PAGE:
These politicians can wrap themselves in the flag and talk about how much they appreciate our veterans until they are red, white and blue in the face; their, however, records prove otherwise. Over the course of the past several years they have shown just how empty their appreciation is.

So while saying “thank you” to our veterans is a great thing, it’s far from enough.  And it certainly doesn’t give any of us an excuse to ignore how poorly our veterans are being cared for every other day of the year.

We all have the ability to put some meaning behind our words, and it starts by electing leaders who support our troops as much as they say they do.

Because our veterans deserve more than words, and right now they aren’t getting it.

 

(This is an updated version of a post from one year ago)

 

Republicans will win the Senate. Or they won’t. Honestly, it makes no difference.

Put away your polls and your graphs that try to predict the performance of a certain political candidate or party right down to the decimal point. No scientific formula is going to figure out exactly what tomorrow’s election results will be, particularly given how many states are within a few percentage points of swinging toward either party.

But, here’s the beauty of this election: we don’t need to know the outcome of these individual races in order to have an understanding of how things will change afterward.

I’ll tell you very clearly what will be different after this election: nothing.

Right now the current U.S. Senate consists of 53 Democrats, 45 Republicans, and 2 Independents. Since both Independents vote with the Democrats, it’s essentially a 55-45 Democratic majority. You might think this majority means something, but you couldn’t be more wrong.

A subversion of Senate rules by the GOP has basically given Republicans the power to block any piece of legislation they don’t like – and all they need is 40 votes.

Since 2010, we’ve basically had a Senate controlled by the minority party.

A good example is when the Senate voted last year on a proposal to expand background checks to cover all firearm purchases in this country. A majority of Senators (54-46), including some Republicans, voted in favor of this legislation – a proposal 9 out of 10 Americans support – and it still failed to pass.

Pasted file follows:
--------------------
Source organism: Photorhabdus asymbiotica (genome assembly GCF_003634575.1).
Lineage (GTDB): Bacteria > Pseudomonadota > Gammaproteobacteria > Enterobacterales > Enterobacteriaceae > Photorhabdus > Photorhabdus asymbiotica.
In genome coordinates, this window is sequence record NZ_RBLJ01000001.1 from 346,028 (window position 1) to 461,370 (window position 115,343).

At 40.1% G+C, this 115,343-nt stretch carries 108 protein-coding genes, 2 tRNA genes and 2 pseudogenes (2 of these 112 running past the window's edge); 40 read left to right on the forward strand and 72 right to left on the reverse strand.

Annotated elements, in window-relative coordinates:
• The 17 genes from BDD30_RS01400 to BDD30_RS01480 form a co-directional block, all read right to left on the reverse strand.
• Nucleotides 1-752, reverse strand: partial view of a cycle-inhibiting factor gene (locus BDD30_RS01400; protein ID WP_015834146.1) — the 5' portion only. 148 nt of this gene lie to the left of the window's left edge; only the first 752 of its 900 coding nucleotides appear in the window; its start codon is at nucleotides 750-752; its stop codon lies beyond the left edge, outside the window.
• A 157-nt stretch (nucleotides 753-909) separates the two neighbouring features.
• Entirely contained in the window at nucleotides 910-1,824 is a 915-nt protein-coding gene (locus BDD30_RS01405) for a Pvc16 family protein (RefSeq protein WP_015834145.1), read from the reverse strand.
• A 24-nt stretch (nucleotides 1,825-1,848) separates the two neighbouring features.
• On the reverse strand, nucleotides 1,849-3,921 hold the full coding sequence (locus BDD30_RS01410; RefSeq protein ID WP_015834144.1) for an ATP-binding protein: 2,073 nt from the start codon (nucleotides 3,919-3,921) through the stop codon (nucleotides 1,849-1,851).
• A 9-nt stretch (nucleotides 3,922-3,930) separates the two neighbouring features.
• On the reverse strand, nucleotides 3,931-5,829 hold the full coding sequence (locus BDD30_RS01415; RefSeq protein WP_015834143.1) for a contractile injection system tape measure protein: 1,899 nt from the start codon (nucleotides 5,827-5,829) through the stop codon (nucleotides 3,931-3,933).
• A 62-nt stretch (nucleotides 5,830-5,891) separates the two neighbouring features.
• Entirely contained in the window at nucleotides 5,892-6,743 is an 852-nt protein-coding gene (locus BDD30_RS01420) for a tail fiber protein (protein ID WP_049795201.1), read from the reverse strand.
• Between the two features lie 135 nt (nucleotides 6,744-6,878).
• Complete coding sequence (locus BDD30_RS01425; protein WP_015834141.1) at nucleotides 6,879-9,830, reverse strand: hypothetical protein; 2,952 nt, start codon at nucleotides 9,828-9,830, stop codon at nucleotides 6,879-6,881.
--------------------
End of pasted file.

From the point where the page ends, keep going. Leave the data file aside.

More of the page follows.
How could this happen? Because Republicans use their filibuster power to block any bill their extreme base won’t support – which is just about anything the president breathes on, no matter the actual merits of what is being proposed.

This tactic has been used by the GOP to block everything from health benefits for 9/11 first-responders to paycheck fairness to ensure men and women earn the same money for the same job.

If the Republican Party wins a slim majority in the Senate, which many pundits predict, they will bring us an extra helping of this gridlock, which they have heaped on our government since 2010. In other words, the results of this election will bring us no beneficial change in our personal lives or in the way our government operates – just more of what we’ve already seen.

No jobs bill. No minimum wage increase. No help for students with mounting college debt. No equal pay for equal work. No legislation that will do anything to improve the lives of those Republican-leaning folks who will inevitably make up a higher percentage of tomorrow’s midterm election voters.

If I have to make a prediction, sure, I would say that Republicans will make gains in both chambers of Congress. They may even achieve a slim majority in the Senate. Historically, this is normally what happens. It’s especially the case this year, since most of the contested seats are in states that always lean heavily toward Republicans.

But, as conservative columnist George Will said yesterday, this is the Seinfeld election; an election about nothing. The outcome just doesn’t really matter. Barack Obama will still be president, and Republicans will still work their tails off to ensure that nothing productive happens while he’s in office.

Yes, you should vote; there are still many important races and issues on your ballot, wherever you are, especially state and local elections.

Just know that the probable results of this year’s national elections will bring you nothing but more of the same gridlock we have seen for the last four years. Denying Republicans a chance to officially control another portion of our government would be positively meaningful – and it’s another major reason why you should still vote – but there will be continued political stalemate nonetheless.

For an election with a little more meaning, stay tuned for 2016.